Military contractors and sequestration: I was wrong

Last week I wrote a piece, "Top military contractors not hurt by sequestration," based on a story on Barry Ritholtz’s blog, The Big Picture. The gist was that, despite the billions of cuts of sequestration, the stock price of the country’s top military contractors was going up.

The data were right, but the conclusion was wrong.

Sequestration, in fact, is hurting: The companies’ bottom lines might be doing fine, but the employees — you know, the folks who buy homes and pay mortgages? — aren’t doing so well.

Monica Balzano put this in the comments of that original post, and I don’t want to see it lost:

I am a REALTOR and employee of a large defense contractor as well as live in a area where there are over 300 defense contractors (Hampton Roads area), and I know for a fact, that the defense contractor industry are laying off employees as a result of sequestration cuts.

To directly relate their stock prices to “Military contractors seem to be doing pretty well” is not factual. You need to do more research on this topic, rather then make a statement “they seem to be doing well” while people are losing their jobs.

I suspect there are more stories from Hampton Roads, Northern Virginia, and other places with a heavy reliance on the defense industry.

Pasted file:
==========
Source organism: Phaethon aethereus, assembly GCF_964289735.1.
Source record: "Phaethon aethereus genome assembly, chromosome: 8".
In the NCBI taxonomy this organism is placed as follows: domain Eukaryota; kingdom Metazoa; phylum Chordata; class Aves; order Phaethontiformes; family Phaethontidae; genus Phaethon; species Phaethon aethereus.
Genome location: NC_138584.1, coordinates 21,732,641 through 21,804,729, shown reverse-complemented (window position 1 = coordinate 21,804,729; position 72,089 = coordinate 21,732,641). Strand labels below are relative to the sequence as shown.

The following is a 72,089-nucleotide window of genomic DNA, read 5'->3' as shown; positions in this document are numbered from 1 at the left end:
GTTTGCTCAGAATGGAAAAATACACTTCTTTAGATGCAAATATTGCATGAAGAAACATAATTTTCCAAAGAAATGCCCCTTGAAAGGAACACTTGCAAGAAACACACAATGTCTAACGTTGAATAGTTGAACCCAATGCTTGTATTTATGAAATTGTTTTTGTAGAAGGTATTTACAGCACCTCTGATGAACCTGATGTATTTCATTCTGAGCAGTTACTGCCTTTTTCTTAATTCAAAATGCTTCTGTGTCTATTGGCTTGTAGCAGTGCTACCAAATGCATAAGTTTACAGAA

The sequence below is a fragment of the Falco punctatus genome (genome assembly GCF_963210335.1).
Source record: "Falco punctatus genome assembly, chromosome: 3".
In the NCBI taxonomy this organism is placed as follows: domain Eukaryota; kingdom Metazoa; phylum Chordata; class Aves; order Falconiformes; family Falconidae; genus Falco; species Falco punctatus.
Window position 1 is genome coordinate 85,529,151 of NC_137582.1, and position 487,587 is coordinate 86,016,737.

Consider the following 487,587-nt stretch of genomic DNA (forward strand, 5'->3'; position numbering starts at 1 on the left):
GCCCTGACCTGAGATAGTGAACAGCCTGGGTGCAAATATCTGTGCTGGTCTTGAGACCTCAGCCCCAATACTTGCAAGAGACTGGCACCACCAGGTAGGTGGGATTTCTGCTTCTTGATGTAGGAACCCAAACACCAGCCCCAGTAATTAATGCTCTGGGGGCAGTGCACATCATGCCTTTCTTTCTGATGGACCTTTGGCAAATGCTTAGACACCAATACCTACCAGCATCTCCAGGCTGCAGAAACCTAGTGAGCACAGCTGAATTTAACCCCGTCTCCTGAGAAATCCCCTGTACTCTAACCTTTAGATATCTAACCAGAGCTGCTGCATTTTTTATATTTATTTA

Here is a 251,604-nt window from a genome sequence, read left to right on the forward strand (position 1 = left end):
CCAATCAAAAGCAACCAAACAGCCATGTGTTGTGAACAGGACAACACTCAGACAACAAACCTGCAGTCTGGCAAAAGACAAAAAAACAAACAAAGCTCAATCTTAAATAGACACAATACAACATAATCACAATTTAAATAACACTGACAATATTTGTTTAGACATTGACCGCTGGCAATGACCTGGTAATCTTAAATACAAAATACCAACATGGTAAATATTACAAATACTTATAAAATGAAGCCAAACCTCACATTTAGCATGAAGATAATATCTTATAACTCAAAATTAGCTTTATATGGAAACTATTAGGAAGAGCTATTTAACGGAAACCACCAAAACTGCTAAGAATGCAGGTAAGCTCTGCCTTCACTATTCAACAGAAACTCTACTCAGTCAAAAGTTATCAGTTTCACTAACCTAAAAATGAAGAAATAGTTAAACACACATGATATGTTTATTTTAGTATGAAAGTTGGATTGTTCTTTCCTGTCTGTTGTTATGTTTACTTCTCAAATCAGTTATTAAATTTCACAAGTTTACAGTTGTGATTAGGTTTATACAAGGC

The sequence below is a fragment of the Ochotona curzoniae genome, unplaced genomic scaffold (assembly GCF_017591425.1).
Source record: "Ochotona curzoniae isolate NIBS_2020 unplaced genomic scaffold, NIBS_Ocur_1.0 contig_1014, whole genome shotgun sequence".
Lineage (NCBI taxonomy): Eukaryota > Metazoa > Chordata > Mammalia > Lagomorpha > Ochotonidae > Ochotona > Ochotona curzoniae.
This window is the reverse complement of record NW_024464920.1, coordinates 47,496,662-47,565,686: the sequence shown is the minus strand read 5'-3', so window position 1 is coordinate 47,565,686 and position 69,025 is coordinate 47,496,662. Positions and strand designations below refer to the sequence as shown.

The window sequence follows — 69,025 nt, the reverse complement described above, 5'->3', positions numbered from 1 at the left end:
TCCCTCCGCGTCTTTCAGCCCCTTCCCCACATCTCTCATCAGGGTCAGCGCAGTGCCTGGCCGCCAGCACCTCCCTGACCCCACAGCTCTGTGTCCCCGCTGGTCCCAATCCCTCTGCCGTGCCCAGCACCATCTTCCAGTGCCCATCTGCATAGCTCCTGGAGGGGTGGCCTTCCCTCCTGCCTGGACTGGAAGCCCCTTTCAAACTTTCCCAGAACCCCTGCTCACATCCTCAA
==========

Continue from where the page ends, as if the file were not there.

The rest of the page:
So: Mea culpa, mea maxima culpa. I had received some comments about being too negative about the effects of sequestration, and was trying to find a silver lining. Unfortunately, I made a foolish mistake.

Yes, defense contractors are doing just fine as corporations, but a good part of that could well be because of layoffs and other cutbacks made as a response to sequestration. And as the people who buy homes begin to worry about their jobs, you can bet that house-hunting is going to be put on a back burner.

About Andrew Kantor

Andrew is VAR's editor and information manager, and -- lessee now -- a former reporter for the Roanoke Times, former technology columnist for USA Today, and a former magazine editor for a bunch of places. He hails from New York with stops in Connecticut, New Jersey, Cincinnati, Columbus, and Roanoke.
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